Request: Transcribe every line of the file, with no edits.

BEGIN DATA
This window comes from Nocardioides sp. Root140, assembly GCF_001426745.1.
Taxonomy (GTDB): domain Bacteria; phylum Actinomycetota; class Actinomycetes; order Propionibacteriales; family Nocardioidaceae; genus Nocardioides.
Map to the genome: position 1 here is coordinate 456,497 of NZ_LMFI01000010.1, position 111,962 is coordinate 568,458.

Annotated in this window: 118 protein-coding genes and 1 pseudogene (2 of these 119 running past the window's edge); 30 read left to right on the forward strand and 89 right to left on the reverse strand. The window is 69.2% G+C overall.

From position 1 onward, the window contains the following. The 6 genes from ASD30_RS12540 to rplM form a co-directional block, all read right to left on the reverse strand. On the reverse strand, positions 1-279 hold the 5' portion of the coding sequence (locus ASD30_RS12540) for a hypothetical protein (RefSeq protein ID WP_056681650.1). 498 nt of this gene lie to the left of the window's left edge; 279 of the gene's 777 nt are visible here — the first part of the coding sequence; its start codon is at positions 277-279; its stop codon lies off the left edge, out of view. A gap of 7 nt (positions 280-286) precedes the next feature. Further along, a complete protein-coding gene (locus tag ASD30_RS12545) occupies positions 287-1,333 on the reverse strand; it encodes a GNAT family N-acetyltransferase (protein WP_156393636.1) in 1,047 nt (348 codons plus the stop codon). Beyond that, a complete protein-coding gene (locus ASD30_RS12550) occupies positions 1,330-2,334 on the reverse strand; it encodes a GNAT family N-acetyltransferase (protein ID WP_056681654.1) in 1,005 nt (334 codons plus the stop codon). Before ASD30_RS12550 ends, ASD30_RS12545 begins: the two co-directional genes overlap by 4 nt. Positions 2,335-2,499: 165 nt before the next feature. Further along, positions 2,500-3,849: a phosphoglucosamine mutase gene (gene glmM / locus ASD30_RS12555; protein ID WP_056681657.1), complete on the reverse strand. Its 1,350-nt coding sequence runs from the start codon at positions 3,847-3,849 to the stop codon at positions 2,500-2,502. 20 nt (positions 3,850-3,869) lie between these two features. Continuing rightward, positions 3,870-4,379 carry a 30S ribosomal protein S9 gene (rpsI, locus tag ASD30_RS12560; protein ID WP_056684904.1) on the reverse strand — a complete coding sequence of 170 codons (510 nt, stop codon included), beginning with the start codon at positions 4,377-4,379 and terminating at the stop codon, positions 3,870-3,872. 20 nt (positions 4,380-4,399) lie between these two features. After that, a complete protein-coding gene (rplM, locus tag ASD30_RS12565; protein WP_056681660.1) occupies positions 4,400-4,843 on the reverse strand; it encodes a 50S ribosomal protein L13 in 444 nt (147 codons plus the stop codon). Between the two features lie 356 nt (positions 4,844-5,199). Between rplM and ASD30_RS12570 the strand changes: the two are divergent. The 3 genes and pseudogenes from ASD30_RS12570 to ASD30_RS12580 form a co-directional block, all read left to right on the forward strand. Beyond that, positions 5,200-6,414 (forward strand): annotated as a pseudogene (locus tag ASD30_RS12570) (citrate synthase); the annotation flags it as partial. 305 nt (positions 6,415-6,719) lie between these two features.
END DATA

This window comes from Nocardioides sp. Root140, assembly GCF_001426745.1.
Taxonomy (GTDB): domain Bacteria; phylum Actinomycetota; class Actinomycetes; order Propionibacteriales; family Nocardioidaceae; genus Nocardioides.
Map to the genome: position 1 here is coordinate 456,497 of NZ_LMFI01000010.1, position 111,962 is coordinate 568,458.

Annotated in this window: 118 protein-coding genes and 1 pseudogene (2 of these 119 running past the window's edge); 30 read left to right on the forward strand and 89 right to left on the reverse strand. The window is 69.2% G+C overall.

From position 1 onward, the window contains the following. The 6 genes from ASD30_RS12540 to rplM form a co-directional block, all read right to left on the reverse strand. On the reverse strand, positions 1-279 hold the 5' portion of the coding sequence (locus ASD30_RS12540) for a hypothetical protein (RefSeq protein ID WP_056681650.1). 498 nt of this gene lie to the left of the window's left edge; 279 of the gene's 777 nt are visible here — the first part of the coding sequence; its start codon is at positions 277-279; its stop codon lies off the left edge, out of view. A gap of 7 nt (positions 280-286) precedes the next feature. Further along, a complete protein-coding gene (locus tag ASD30_RS12545) occupies positions 287-1,333 on the reverse strand; it encodes a GNAT family N-acetyltransferase (protein WP_156393636.1) in 1,047 nt (348 codons plus the stop codon). Beyond that, a complete protein-coding gene (locus ASD30_RS12550) occupies positions 1,330-2,334 on the reverse strand; it encodes a GNAT family N-acetyltransferase (protein ID WP_056681654.1) in 1,005 nt (334 codons plus the stop codon). Before ASD30_RS12550 ends, ASD30_RS12545 begins: the two co-directional genes overlap by 4 nt. Positions 2,335-2,499: 165 nt before the next feature. Further along, positions 2,500-3,849: a phosphoglucosamine mutase gene (gene glmM / locus ASD30_RS12555; protein ID WP_056681657.1), complete on the reverse strand. Its 1,350-nt coding sequence runs from the start codon at positions 3,847-3,849 to the stop codon at positions 2,500-2,502. 20 nt (positions 3,850-3,869) lie between these two features. Continuing rightward, positions 3,870-4,379 carry a 30S ribosomal protein S9 gene (rpsI, locus tag ASD30_RS12560; protein ID WP_056684904.1) on the reverse strand — a complete coding sequence of 170 codons (510 nt, stop codon included), beginning with the start codon at positions 4,377-4,379 and terminating at the stop codon, positions 3,870-3,872. 20 nt (positions 4,380-4,399) lie between these two features. After that, a complete protein-coding gene (rplM, locus tag ASD30_RS12565; protein WP_056681660.1) occupies positions 4,400-4,843 on the reverse strand; it encodes a 50S ribosomal protein L13 in 444 nt (147 codons plus the stop codon). Between the two features lie 356 nt (positions 4,844-5,199). Between rplM and ASD30_RS12570 the strand changes: the two are divergent. The 3 genes and pseudogenes from ASD30_RS12570 to ASD30_RS12580 form a co-directional block, all read left to right on the forward strand. Beyond that, positions 5,200-6,414 (forward strand): annotated as a pseudogene (locus tag ASD30_RS12570) (citrate synthase); the annotation flags it as partial. 305 nt (positions 6,415-6,719) lie between these two features.